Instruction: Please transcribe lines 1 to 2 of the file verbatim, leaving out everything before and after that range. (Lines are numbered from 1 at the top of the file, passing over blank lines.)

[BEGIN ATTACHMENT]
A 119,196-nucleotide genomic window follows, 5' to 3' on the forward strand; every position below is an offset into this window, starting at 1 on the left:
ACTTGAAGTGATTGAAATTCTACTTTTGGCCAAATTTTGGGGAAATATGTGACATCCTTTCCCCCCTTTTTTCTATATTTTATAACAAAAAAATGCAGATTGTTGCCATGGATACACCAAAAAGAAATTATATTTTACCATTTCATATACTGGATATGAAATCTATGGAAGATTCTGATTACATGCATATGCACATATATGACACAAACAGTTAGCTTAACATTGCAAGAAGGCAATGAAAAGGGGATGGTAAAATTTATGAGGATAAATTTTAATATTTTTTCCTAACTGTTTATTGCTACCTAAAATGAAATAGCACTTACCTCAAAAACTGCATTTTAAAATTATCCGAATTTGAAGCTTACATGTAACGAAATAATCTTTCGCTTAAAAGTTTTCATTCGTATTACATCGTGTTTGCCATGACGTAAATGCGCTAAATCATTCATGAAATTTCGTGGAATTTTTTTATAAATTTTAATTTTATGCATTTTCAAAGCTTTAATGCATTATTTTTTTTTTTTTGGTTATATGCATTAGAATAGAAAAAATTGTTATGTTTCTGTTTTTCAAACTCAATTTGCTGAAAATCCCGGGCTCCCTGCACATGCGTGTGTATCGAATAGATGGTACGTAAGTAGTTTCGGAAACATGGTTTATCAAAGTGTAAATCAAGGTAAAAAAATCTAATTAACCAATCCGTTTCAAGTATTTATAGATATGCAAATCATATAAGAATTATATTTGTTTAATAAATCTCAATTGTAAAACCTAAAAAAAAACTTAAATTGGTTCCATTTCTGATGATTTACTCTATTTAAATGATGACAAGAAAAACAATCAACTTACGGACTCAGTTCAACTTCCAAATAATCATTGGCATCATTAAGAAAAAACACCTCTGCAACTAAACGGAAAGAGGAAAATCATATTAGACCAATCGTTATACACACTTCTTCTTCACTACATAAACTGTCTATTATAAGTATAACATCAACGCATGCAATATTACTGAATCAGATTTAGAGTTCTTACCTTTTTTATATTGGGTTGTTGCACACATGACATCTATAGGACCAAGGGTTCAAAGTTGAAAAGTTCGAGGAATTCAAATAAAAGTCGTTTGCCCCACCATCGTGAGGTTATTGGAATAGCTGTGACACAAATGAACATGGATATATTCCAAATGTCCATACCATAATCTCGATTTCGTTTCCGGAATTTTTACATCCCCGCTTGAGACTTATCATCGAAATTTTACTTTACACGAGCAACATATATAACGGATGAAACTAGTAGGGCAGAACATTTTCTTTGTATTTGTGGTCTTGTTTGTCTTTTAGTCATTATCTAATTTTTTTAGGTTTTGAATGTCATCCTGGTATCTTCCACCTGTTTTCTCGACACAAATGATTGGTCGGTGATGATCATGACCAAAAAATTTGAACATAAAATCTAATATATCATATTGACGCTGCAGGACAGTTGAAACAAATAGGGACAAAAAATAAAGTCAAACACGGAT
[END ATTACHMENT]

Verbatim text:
A 119,196-nucleotide genomic window follows, 5' to 3' on the forward strand; every position below is an offset into this window, starting at 1 on the left:
ACTTGAAGTGATTGAAATTCTACTTTTGGCCAAATTTTGGGGAAATATGTGACATCCTTTCCCCCCTTTTTTCTATATTTTATAACAAAAAAATGCAGATTGTTGCCATGGATACACCAAAAAGAAATTATATTTTACCATTTCATATACTGGATATGAAATCTATGGAAGATTCTGATTACATGCATATGCACATATATGACACAAACAGTTAGCTTAACATTGCAAGAAGGCAATGAAAAGGGGATGGTAAAATTTATGAGGATAAATTTTAATATTTTTTCCTAACTGTTTATTGCTACCTAAAATGAAATAGCACTTACCTCAAAAACTGCATTTTAAAATTATCCGAATTTGAAGCTTACATGTAACGAAATAATCTTTCGCTTAAAAGTTTTCATTCGTATTACATCGTGTTTGCCATGACGTAAATGCGCTAAATCATTCATGAAATTTCGTGGAATTTTTTTATAAATTTTAATTTTATGCATTTTCAAAGCTTTAATGCATTATTTTTTTTTTTTTGGTTATATGCATTAGAATAGAAAAAATTGTTATGTTTCTGTTTTTCAAACTCAATTTGCTGAAAATCCCGGGCTCCCTGCACATGCGTGTGTATCGAATAGATGGTACGTAAGTAGTTTCGGAAACATGGTTTATCAAAGTGTAAATCAAGGTAAAAAAATCTAATTAACCAATCCGTTTCAAGTATTTATAGATATGCAAATCATATAAGAATTATATTTGTTTAATAAATCTCAATTGTAAAACCTAAAAAAAAACTTAAATTGGTTCCATTTCTGATGATTTACTCTATTTAAATGATGACAAGAAAAACAATCAACTTACGGACTCAGTTCAACTTCCAAATAATCATTGGCATCATTAAGAAAAAACACCTCTGCAACTAAACGGAAAGAGGAAAATCATATTAGACCAATCGTTATACACACTTCTTCTTCACTACATAAACTGTCTATTATAAGTATAACATCAACGCATGCAATATTACTGAATCAGATTTAGAGTTCTTACCTTTTTTATATTGGGTTGTTGCACACATGACATCTATAGGACCAAGGGTTCAAAGTTGAAAAGTTCGAGGAATTCAAATAAAAGTCGTTTGCCCCACCATCGTGAGGTTATTGGAATAGCTGTGACACAAATGAACATGGATATATTCCAAATGTCCATACCATAATCTCGATTTCGTTTCCGGAATTTTTACATCCCCGCTTGAGACTTATCATCGAAATTTTACTTTACACGAGCAACATATATAACGGATGAAACTAGTAGGGCAGAACATTTTCTTTGTATTTGTGGTCTTGTTTGTCTTTTAGTCATTATCTAATTTTTTTAGGTTTTGAATGTCATCCTGGTATCTTCCACCTGTTTTCTCGACACAAATGATTGGTCGGTGATGATCATGACCAAAAAATTTGAACATAAAATCTAATATATCATATTGACGCTGCAGGACAGTTGAAACAAATAGGGACAAAAAATAAAGTCAAACACGGAT